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Pack your brain and wrap it in a helmet

Posted by somtam2000 on 26/1/2015 at 03:16 admin

From this week's newsletter ( Don't get the newsletter? you can read this full issue here)

I read a conversation on a travellers' Facebook group (managed by Travelfish member altmtl) this morning where a new visitor to Southeast Asia (they were not specific to where) asked if an Australian driving license was sufficient for renting a scooter. Some responses were correct (depending on the country), others misleading and others still, flat out wrong. Just another typical day on a Facebook travel group.

Two pieces of advice that didn't pop up were: "Read your travel insurance policy" and "Why should a car license be okay for a motorbike?"

While the specifics of individual policies vary by provider, generally speaking, if there is a legal provision in country X that foreigners need to have a license to ride a scooter (or drive a car for that matter) then the insurers will make that a condition of your policy.

If you have a car accident in Indonesia (for example) without holding an International Driving Permit, yes, you may be able to pay off the authorities who arrive at the scene, but don't be surprised if your insurer refuses to cover your associated medical costs.

Wearing a helmet while riding a motorbike is more common these days (thanks in part to more legal enforcement), but many foreign tourists continue to ride bikes without being properly licensed. At least in New South Wales, Australia, a driving license is endorsed for a car OR a motorbike, OR both. Not both by default. That'd be because they're kind of different things to use!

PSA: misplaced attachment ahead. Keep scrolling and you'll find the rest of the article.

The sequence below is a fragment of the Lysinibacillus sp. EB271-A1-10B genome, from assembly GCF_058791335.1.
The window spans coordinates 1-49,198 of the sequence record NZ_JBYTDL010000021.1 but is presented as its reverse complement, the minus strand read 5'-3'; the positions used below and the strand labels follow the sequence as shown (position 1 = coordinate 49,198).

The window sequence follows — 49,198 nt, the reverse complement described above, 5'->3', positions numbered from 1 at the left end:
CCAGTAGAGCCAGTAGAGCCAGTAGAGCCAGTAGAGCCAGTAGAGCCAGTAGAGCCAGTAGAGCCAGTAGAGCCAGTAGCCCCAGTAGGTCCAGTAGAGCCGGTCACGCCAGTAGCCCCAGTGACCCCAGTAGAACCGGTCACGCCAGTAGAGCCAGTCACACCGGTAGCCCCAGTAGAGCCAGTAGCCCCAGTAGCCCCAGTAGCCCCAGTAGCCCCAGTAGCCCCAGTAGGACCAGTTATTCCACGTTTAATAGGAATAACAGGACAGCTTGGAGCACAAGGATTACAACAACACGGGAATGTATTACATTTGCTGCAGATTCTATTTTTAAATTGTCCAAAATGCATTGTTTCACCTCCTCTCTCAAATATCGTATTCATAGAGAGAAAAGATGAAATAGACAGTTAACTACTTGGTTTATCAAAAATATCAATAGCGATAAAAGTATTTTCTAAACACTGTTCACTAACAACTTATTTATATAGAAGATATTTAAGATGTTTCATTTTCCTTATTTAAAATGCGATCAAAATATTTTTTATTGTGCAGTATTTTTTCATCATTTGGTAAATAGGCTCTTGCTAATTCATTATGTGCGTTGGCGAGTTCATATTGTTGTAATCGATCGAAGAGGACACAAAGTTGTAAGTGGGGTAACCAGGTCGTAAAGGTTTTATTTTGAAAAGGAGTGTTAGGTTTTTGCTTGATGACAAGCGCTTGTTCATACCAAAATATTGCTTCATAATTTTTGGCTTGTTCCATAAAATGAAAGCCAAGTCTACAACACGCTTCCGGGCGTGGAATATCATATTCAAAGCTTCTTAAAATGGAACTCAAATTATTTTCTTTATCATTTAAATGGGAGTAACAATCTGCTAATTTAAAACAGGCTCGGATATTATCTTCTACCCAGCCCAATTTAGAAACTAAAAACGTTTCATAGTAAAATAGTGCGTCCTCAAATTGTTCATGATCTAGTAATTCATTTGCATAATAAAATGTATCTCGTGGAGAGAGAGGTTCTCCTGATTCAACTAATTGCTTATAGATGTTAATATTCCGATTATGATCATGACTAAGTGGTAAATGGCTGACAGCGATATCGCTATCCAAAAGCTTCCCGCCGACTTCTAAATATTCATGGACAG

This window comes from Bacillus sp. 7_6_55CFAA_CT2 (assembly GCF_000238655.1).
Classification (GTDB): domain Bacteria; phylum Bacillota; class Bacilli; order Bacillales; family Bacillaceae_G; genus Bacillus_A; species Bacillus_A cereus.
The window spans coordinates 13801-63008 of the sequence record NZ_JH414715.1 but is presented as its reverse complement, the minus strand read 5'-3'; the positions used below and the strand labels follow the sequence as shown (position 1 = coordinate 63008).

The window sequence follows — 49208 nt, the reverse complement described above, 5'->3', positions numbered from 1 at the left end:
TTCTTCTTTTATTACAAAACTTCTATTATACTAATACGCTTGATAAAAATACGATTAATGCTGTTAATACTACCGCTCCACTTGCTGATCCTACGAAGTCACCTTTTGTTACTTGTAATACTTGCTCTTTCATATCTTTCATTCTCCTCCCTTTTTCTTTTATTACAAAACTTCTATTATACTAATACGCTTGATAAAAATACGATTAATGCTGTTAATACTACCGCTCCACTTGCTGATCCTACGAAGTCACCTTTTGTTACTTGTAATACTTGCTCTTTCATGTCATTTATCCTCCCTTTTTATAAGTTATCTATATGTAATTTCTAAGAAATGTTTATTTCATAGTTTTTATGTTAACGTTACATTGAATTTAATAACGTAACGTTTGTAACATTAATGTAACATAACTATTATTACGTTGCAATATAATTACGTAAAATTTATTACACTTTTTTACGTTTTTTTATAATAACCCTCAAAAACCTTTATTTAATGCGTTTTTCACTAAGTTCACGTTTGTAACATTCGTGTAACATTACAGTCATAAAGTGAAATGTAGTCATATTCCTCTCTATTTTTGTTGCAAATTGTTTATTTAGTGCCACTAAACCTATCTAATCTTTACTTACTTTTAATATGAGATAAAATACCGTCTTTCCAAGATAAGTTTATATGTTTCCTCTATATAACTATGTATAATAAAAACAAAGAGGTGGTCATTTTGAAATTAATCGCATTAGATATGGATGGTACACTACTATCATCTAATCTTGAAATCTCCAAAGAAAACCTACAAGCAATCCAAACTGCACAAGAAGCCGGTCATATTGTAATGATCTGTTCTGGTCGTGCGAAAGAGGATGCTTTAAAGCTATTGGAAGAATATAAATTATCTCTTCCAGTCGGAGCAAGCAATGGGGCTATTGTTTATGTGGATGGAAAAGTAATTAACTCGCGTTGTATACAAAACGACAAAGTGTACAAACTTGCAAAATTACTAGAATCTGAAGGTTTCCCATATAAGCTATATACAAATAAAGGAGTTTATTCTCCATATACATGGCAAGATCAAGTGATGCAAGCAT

Arriving in Phuket or Ko Samui and deciding to just "teach yourself" how to ride a scooter is pretty dumb and puts not just yourself at risk, but everyone else on the road (and footpath) as well.

Would you drive (or ride) unlicensed in your home country? Why not? Why would you in Southeast Asia?


#1 somtam2000 has been a member since 21/1/2004. Location: Indonesia. Posts: 8,062

Posted by CaptainScott on 26/1/2015 at 07:22

Before I went to SEA, I deliberately undertook Compulsory Basic Training (CBT) which licenses me to ride a bike of up to 125cc for 2 years only. If you want to ride beyond that you have to take an A1 motobike test which I am planning to do. This is the UK legislation.

It always astounds me how retarded people can be when it comes to vehicles. You wouldn't get on a bike unlicensed in your own country, so don't do it anywhere else. Here we are lucky to have the NHS who will put injured bikers back together regardless of whether they are licensed or not. You won't be this lucky in other countries and it could be a very expensive mistake. Think of your families. I wouldn't want my mum having to remortgage her house to pay for my medical care.

#2 CaptainScott has been a member since 22/3/2013. Posts: 28

Posted by MADMAC on 26/1/2015 at 08:02

Yeah, let's have some more laws and more rules and more regulations to govern us. What a great idea. I moved to SEA to avoid all this bullshit. fortunately I already have a license and I live in a place where the cops leave me alone... And people ask me why I don't want to live in the West again.